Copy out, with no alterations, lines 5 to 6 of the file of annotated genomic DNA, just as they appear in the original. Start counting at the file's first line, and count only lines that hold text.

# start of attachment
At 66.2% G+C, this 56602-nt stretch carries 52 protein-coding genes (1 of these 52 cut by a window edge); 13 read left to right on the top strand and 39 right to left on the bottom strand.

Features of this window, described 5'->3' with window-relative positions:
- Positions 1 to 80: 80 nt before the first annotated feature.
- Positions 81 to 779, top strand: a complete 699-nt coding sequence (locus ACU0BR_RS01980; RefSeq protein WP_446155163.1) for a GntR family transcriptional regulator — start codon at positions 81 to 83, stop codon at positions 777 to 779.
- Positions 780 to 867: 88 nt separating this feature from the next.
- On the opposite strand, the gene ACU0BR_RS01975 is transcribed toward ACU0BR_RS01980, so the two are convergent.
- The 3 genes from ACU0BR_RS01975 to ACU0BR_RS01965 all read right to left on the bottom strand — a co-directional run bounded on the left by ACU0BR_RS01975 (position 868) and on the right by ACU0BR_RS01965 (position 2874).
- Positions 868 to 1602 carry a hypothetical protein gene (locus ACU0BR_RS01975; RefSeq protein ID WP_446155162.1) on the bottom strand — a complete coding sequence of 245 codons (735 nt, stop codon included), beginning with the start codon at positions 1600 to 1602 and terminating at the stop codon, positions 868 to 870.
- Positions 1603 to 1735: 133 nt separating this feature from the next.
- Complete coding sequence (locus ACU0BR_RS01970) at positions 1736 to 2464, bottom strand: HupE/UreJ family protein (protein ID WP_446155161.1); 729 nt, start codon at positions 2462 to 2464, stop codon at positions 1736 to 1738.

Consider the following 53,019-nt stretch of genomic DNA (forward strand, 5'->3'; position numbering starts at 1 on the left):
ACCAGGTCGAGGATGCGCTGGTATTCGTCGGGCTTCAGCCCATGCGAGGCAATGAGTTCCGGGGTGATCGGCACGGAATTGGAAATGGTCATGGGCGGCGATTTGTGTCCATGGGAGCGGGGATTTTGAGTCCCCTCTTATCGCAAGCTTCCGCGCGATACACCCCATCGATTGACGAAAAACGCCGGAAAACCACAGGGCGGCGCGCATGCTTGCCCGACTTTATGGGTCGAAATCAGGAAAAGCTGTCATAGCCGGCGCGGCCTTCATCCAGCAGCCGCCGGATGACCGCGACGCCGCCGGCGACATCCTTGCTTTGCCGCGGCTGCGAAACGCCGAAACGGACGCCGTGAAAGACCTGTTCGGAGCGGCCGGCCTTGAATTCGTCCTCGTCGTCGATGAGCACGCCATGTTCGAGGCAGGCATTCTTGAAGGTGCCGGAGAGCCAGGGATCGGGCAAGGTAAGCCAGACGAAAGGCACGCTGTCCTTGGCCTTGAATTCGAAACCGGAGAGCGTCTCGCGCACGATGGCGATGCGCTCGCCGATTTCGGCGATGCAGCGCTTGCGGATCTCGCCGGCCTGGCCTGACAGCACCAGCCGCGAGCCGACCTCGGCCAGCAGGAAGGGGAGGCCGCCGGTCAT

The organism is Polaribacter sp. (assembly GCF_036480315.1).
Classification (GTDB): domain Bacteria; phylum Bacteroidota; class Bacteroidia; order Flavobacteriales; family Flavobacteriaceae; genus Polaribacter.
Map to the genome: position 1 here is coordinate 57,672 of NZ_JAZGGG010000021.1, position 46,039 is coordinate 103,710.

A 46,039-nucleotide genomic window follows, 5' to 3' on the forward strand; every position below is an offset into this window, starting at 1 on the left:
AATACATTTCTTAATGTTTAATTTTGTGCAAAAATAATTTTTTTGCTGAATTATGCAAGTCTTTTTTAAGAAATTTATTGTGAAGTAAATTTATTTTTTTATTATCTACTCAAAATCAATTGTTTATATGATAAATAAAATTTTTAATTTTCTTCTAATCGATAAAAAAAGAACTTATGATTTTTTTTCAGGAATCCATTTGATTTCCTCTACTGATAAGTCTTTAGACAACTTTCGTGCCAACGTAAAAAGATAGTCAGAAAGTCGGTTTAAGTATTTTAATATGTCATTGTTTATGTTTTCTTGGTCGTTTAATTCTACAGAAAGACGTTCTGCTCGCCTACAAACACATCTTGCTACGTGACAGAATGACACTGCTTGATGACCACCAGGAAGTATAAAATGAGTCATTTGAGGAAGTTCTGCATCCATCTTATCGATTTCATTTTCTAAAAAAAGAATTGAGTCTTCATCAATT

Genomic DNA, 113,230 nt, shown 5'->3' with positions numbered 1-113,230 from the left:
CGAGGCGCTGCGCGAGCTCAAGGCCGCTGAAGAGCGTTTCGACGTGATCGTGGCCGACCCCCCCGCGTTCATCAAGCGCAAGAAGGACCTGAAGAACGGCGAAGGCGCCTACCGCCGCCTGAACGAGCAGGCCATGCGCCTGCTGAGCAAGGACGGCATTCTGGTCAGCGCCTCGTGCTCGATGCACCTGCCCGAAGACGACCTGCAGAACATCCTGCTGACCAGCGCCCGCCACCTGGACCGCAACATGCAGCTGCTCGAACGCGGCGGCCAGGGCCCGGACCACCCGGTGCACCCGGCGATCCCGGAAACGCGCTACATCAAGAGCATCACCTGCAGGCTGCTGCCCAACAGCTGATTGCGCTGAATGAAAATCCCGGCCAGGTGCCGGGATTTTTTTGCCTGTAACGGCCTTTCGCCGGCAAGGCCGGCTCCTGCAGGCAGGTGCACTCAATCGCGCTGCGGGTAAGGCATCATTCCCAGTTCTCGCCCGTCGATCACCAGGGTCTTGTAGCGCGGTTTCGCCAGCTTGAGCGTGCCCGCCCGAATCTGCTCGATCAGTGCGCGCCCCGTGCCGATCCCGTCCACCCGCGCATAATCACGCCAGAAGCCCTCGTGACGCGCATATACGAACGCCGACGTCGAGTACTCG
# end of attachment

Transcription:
- Positions 780 to 867: 88 nt separating this feature from the next.
- On the opposite strand, the gene ACU0BR_RS01975 is transcribed toward ACU0BR_RS01980, so the two are convergent.